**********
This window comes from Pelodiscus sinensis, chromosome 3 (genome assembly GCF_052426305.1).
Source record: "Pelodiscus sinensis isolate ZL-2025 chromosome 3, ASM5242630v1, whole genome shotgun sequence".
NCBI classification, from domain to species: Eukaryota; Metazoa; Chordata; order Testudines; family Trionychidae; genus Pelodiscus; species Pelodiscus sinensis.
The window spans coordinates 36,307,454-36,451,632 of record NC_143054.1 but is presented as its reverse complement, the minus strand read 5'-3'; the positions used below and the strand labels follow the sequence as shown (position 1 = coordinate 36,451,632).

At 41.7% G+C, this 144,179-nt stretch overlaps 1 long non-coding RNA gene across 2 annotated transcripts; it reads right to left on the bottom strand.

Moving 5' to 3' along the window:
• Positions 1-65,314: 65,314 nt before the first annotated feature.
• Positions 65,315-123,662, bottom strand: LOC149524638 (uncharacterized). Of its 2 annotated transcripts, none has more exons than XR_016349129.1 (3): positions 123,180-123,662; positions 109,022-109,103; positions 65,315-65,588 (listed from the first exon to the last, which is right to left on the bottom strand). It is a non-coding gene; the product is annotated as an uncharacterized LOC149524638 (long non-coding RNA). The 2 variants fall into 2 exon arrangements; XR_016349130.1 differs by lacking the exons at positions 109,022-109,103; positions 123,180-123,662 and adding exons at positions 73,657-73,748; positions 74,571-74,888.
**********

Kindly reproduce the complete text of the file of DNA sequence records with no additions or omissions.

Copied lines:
This window comes from Pelodiscus sinensis, chromosome 3 (genome assembly GCF_052426305.1).
Source record: "Pelodiscus sinensis isolate ZL-2025 chromosome 3, ASM5242630v1, whole genome shotgun sequence".
NCBI classification, from domain to species: Eukaryota; Metazoa; Chordata; order Testudines; family Trionychidae; genus Pelodiscus; species Pelodiscus sinensis.
The window spans coordinates 36,307,454-36,451,632 of record NC_143054.1 but is presented as its reverse complement, the minus strand read 5'-3'; the positions used below and the strand labels follow the sequence as shown (position 1 = coordinate 36,451,632).

At 41.7% G+C, this 144,179-nt stretch overlaps 1 long non-coding RNA gene across 2 annotated transcripts; it reads right to left on the bottom strand.

Moving 5' to 3' along the window:
• Positions 1-65,314: 65,314 nt before the first annotated feature.
• Positions 65,315-123,662, bottom strand: LOC149524638 (uncharacterized). Of its 2 annotated transcripts, none has more exons than XR_016349129.1 (3): positions 123,180-123,662; positions 109,022-109,103; positions 65,315-65,588 (listed from the first exon to the last, which is right to left on the bottom strand). It is a non-coding gene; the product is annotated as an uncharacterized LOC149524638 (long non-coding RNA). The 2 variants fall into 2 exon arrangements; XR_016349130.1 differs by lacking the exons at positions 109,022-109,103; positions 123,180-123,662 and adding exons at positions 73,657-73,748; positions 74,571-74,888.